It may be a “tale as old as time,” but the upcoming live-action remake of Disney’s beloved 1991 animated classic Beauty and the Beast sounds like it is making a concerted effort to appeal to today’s modern world far more than its Oscar-winning counterpart.
In fact, we’ve now learned director Bill Condon’s new film will include Disney’s first gay character.
Considering the studio’s focus on family-friendly productions, this marks a big step toward progress for the studio, but it’s far from the first indication that Disney is actively revamping its creative direction. Just last year, Zootopia surprised moviegoers with its bold metaphor for racism, and Moana attempted to break down the walls of diversity by featuring a voice cast almost entirely comprised of Polynesian actors, in keeping with the film’s setting.
Even Frozen deliberately undermined outdated conventions of fairy tale storytelling. With this in mind, the inclusion of a gay character in the live-action Beauty and the Beast seems like a logical progression.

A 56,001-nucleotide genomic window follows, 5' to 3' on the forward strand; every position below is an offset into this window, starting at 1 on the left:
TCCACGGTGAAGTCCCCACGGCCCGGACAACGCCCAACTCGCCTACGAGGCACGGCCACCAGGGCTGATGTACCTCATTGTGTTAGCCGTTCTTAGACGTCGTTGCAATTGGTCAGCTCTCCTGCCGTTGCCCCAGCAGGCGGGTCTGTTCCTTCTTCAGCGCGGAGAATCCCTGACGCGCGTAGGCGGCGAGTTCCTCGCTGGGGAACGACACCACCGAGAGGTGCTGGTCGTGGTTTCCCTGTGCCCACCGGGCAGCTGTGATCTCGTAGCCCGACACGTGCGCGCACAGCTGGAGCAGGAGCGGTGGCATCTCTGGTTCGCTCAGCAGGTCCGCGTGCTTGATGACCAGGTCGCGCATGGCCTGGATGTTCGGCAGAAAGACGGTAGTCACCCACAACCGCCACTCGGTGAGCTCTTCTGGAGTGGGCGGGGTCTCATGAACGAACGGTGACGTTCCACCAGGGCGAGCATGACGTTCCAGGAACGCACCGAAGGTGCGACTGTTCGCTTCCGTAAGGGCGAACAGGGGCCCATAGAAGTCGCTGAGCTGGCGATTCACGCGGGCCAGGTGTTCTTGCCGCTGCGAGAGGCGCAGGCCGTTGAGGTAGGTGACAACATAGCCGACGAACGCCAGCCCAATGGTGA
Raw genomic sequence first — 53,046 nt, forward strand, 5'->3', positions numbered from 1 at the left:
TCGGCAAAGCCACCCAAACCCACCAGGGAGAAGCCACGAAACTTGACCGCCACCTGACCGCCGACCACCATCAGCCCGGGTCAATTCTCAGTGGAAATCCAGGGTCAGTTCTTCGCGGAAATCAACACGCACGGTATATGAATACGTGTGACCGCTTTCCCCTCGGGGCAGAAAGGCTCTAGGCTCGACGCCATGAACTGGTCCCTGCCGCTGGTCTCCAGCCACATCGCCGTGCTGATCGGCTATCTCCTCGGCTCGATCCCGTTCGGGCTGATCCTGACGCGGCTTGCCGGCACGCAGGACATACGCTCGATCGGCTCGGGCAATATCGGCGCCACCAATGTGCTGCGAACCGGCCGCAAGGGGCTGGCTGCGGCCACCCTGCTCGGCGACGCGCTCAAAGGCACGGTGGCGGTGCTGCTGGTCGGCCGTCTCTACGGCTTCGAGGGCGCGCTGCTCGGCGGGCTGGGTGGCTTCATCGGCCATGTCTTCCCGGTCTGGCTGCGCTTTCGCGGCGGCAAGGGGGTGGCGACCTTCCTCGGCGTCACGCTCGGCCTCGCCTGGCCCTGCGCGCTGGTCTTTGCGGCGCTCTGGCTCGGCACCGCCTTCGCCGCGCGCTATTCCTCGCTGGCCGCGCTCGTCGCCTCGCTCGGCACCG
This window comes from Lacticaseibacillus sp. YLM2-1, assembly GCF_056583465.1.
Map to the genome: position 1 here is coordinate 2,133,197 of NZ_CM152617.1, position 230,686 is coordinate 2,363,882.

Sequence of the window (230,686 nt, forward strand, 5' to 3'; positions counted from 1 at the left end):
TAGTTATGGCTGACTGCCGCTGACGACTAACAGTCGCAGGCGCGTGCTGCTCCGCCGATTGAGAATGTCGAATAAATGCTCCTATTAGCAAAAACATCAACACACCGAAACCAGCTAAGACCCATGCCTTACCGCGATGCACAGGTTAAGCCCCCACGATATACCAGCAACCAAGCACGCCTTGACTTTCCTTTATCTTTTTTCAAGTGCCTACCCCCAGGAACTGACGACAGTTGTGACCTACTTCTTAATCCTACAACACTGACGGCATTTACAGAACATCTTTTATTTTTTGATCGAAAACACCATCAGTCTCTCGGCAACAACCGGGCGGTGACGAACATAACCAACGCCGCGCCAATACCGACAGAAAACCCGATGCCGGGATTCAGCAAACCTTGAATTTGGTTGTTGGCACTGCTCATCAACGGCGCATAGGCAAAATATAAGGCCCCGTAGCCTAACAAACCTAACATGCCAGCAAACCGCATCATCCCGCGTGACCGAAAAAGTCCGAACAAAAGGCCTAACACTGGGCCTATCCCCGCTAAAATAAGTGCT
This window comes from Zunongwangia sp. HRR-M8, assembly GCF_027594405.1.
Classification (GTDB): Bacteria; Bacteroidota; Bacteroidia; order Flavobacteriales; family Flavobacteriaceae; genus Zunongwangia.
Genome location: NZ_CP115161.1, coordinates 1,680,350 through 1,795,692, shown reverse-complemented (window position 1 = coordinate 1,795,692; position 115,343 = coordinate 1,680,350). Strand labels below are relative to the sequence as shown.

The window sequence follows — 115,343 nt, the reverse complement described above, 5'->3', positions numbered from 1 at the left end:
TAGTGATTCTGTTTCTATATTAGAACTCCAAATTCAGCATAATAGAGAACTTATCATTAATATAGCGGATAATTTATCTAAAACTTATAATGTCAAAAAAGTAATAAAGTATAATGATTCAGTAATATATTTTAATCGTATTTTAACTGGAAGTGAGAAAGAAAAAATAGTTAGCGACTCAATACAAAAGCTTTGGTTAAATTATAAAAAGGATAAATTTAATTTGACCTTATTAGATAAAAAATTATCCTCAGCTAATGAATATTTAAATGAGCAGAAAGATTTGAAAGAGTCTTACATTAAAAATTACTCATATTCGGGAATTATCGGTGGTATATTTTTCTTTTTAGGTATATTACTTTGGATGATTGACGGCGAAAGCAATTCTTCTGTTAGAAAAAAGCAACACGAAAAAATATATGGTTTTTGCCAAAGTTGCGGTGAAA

Condon recently spoke with U.K. magazine Attitude about the decision to include a subplot which reveals the sexuality of LeFou, Gaston’s long-suffering sidekick played in the new film by Frozen‘s Josh Gad.
“LeFou is somebody who on one day wants to be Gaston and on another day wants to kiss Gaston.
“He’s confused about what he wants. It’s somebody who’s just realizing that he has these feelings. And Josh makes something really subtle and delicious out of it. And that’s what has its payoff at the end, which I don’t want to give away. But it is a nice, exclusively gay moment in a Disney movie.”
Not only does the change seem to fit the themes of Beauty and the Beast – which hinges on two characters who feel as if they are viewed as strange and different by those around them – but it also serves as a tribute to lyricist Howard Ashman. Ashman collaborated with composer Alan Menken on the music for Disney’s animated version of Beauty and the Beast, but died from AIDS-related complications before it reached theaters.
Moreover, this change to LeFou’s sexuality is actually a plausible reading of the 1991 film. Fans may recall how LeFou is hopelessly devoted to Gaston, despite his constant abuse. It’s not a stretch that he harbors feeling for him, and in fact, such an addition lends greater depth to a character who is otherwise strictly there for comic relief.
Hopefully, more adjustments like this one – and the film’s renewed focus on the nature of Belle’s feelings toward the Beast – will only add relevance to what is already among the most popular releases in Disney history.
We’ll find out when Beauty and the Beast arrives in theaters on March 17.
Robert Yaniz Jr.
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